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June 1991

Physicians' Attitudes, Beliefs, and Practices Regarding AIDS Health Care Promotion

Author Affiliations

From the Departments of Rheumatic and Immunologic Disease and Biostatistics, The Cleveland (Ohio) Clinic Foundation (Dr Calabrese, Mr Kelley, and Ms Locker); and the Continuing Medical Education Department of Case Western Reserve University School of Medicine, Cleveland, Ohio (Dr Cullen). Dr Cullen is now with the Cleveland Regional Medical Education Center Veterans Affairs, Brecksville, Ohio.

Arch Intern Med. 1991;151(6):1157-1160. doi:10.1001/archinte.1991.00400060089015

While there is now evidence that health-promoting education can be effective at reducing transmission of human immunodeficiency virus (HIV) infection, little is known of the role of the practicing physician in this process. We have surveyed 301 practicing physicians in Northeastern Ohio over a 2-year period and we have assessed their attitudes, beliefs, and practices regarding preventive education with particular reference to HIV. We have found that while the majority of physicians believe strongly that HIV prevention is important and that physicians should play a prominent role in education, the incorporation of such measures in their practice lags far behind other areas of health prevention. Positive educational behavior was correlated with direct experience with HIV-infected patients and postgraduate education on HIV infection.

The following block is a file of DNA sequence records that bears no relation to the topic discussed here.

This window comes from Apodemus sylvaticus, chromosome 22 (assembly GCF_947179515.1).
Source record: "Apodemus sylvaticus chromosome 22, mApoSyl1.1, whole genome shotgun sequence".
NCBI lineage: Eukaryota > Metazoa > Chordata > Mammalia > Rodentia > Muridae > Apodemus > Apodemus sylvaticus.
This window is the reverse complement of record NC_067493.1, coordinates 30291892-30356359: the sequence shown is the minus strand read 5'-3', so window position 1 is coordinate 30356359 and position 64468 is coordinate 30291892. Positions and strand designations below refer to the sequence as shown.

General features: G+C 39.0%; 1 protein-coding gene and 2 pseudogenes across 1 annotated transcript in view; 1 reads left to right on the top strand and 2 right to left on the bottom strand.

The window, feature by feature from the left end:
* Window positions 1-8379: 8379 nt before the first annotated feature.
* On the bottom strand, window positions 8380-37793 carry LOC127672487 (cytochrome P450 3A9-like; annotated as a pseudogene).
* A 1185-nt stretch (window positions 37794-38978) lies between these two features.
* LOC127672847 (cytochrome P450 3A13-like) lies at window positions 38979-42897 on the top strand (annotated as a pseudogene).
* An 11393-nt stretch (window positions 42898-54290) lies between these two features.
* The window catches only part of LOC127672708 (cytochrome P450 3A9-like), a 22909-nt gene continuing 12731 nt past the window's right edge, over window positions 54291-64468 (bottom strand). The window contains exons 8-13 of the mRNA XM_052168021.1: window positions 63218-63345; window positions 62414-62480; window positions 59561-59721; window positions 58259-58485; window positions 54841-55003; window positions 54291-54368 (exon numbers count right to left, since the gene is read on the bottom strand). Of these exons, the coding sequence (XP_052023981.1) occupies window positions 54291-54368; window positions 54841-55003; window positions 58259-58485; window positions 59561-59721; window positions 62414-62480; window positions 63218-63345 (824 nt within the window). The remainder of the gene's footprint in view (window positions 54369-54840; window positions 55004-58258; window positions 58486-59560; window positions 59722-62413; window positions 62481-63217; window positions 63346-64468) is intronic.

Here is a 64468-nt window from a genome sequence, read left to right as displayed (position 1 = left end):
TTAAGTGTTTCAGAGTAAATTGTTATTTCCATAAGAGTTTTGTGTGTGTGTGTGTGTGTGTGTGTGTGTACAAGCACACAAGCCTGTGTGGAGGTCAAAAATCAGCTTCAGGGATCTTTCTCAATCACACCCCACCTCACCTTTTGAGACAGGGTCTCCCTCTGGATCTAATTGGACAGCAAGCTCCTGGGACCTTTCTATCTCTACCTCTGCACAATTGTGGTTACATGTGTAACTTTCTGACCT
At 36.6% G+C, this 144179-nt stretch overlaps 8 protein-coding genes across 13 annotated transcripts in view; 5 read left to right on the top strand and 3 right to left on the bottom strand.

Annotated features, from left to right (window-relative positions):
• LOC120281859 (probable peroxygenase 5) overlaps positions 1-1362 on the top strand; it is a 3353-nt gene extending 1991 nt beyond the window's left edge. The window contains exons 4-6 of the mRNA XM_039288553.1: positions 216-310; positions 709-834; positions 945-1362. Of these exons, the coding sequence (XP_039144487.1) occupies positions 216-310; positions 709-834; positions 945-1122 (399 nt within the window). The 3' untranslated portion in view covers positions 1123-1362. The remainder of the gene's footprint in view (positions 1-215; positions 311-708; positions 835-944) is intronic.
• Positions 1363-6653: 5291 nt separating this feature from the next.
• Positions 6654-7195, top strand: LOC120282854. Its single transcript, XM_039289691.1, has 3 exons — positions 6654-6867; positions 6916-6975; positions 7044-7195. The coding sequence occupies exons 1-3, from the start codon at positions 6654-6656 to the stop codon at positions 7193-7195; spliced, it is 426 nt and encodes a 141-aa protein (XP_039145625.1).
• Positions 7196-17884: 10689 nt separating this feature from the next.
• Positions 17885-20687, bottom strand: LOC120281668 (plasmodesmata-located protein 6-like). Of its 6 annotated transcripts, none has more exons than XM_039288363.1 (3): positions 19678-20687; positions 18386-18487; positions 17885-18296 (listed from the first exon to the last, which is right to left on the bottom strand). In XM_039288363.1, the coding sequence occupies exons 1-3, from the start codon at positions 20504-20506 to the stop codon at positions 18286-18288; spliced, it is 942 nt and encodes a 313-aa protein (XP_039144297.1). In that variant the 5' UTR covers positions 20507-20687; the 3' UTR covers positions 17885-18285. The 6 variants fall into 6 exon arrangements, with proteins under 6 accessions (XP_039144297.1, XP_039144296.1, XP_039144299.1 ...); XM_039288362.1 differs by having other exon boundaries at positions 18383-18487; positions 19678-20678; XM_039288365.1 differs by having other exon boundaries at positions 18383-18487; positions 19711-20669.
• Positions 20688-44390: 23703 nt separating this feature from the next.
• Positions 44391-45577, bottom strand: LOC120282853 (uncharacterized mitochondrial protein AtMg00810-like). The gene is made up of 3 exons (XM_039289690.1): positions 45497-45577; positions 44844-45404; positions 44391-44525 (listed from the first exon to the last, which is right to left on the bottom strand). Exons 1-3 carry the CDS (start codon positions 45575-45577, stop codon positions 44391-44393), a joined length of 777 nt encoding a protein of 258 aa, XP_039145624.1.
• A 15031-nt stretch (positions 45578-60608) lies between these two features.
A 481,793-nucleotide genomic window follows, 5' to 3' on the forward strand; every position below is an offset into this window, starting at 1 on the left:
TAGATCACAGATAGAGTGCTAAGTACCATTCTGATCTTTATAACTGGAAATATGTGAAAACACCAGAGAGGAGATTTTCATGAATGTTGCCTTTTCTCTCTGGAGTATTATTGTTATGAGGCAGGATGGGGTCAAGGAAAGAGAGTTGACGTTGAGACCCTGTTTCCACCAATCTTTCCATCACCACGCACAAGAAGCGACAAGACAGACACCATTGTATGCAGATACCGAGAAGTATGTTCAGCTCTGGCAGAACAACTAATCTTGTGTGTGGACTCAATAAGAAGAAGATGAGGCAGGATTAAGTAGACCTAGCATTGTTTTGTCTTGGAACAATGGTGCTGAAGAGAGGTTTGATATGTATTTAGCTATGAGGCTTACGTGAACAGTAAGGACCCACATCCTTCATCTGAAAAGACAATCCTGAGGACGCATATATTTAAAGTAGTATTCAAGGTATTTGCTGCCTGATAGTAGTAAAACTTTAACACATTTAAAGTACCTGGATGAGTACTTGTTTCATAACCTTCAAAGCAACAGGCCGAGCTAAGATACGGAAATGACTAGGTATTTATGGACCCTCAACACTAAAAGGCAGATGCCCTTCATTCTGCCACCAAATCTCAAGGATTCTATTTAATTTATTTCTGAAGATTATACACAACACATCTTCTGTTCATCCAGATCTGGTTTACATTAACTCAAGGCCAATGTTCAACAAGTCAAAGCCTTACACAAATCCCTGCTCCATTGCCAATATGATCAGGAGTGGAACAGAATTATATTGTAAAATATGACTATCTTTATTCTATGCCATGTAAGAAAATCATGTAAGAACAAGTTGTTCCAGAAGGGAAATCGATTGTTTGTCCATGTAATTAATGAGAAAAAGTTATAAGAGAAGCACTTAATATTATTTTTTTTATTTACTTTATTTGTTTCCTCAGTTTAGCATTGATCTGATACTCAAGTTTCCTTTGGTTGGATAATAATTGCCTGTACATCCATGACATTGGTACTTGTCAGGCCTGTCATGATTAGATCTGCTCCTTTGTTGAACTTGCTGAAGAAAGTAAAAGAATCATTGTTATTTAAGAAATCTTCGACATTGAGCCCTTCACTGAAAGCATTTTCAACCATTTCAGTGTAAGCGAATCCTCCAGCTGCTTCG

(Arch Intern Med. 1991;151:1157-1160)